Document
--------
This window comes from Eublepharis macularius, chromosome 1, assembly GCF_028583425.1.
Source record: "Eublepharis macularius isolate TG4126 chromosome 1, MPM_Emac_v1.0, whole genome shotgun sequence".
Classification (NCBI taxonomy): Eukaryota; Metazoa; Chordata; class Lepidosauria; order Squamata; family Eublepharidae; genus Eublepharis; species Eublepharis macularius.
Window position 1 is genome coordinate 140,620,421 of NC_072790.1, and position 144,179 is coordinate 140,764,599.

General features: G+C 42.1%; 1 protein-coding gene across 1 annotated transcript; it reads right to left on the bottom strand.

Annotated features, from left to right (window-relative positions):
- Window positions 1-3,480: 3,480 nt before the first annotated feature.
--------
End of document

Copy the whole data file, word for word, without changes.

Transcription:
This window comes from Eublepharis macularius, chromosome 1, assembly GCF_028583425.1.
Source record: "Eublepharis macularius isolate TG4126 chromosome 1, MPM_Emac_v1.0, whole genome shotgun sequence".
Classification (NCBI taxonomy): Eukaryota; Metazoa; Chordata; class Lepidosauria; order Squamata; family Eublepharidae; genus Eublepharis; species Eublepharis macularius.
Window position 1 is genome coordinate 140,620,421 of NC_072790.1, and position 144,179 is coordinate 140,764,599.

General features: G+C 42.1%; 1 protein-coding gene across 1 annotated transcript; it reads right to left on the bottom strand.

Annotated features, from left to right (window-relative positions):
- Window positions 1-3,480: 3,480 nt before the first annotated feature.